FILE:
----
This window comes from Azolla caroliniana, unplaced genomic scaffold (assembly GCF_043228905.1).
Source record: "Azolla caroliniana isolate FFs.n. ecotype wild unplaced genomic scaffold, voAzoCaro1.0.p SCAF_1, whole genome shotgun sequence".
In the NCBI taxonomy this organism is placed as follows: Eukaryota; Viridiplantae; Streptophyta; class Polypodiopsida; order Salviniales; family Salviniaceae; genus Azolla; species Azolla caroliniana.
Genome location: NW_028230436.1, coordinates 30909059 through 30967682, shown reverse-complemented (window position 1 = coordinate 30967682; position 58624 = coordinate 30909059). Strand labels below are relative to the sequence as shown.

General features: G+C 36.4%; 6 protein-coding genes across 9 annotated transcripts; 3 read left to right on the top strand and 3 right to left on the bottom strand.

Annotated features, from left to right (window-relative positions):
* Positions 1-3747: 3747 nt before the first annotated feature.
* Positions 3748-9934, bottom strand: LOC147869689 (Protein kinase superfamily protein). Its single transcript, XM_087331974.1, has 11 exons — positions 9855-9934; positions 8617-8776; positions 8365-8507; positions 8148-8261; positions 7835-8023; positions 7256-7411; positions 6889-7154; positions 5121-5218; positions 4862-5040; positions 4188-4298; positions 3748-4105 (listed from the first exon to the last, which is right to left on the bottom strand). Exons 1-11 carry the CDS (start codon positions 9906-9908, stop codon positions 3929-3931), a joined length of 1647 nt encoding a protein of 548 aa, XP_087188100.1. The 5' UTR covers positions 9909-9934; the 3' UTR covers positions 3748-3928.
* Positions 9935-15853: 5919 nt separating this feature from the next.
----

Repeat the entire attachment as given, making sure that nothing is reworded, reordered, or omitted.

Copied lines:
This window comes from Azolla caroliniana, unplaced genomic scaffold (assembly GCF_043228905.1).
Source record: "Azolla caroliniana isolate FFs.n. ecotype wild unplaced genomic scaffold, voAzoCaro1.0.p SCAF_1, whole genome shotgun sequence".
In the NCBI taxonomy this organism is placed as follows: Eukaryota; Viridiplantae; Streptophyta; class Polypodiopsida; order Salviniales; family Salviniaceae; genus Azolla; species Azolla caroliniana.
Genome location: NW_028230436.1, coordinates 30909059 through 30967682, shown reverse-complemented (window position 1 = coordinate 30967682; position 58624 = coordinate 30909059). Strand labels below are relative to the sequence as shown.

General features: G+C 36.4%; 6 protein-coding genes across 9 annotated transcripts; 3 read left to right on the top strand and 3 right to left on the bottom strand.

Annotated features, from left to right (window-relative positions):
* Positions 1-3747: 3747 nt before the first annotated feature.
* Positions 3748-9934, bottom strand: LOC147869689 (Protein kinase superfamily protein). Its single transcript, XM_087331974.1, has 11 exons — positions 9855-9934; positions 8617-8776; positions 8365-8507; positions 8148-8261; positions 7835-8023; positions 7256-7411; positions 6889-7154; positions 5121-5218; positions 4862-5040; positions 4188-4298; positions 3748-4105 (listed from the first exon to the last, which is right to left on the bottom strand). Exons 1-11 carry the CDS (start codon positions 9906-9908, stop codon positions 3929-3931), a joined length of 1647 nt encoding a protein of 548 aa, XP_087188100.1. The 5' UTR covers positions 9909-9934; the 3' UTR covers positions 3748-3928.
* Positions 9935-15853: 5919 nt separating this feature from the next.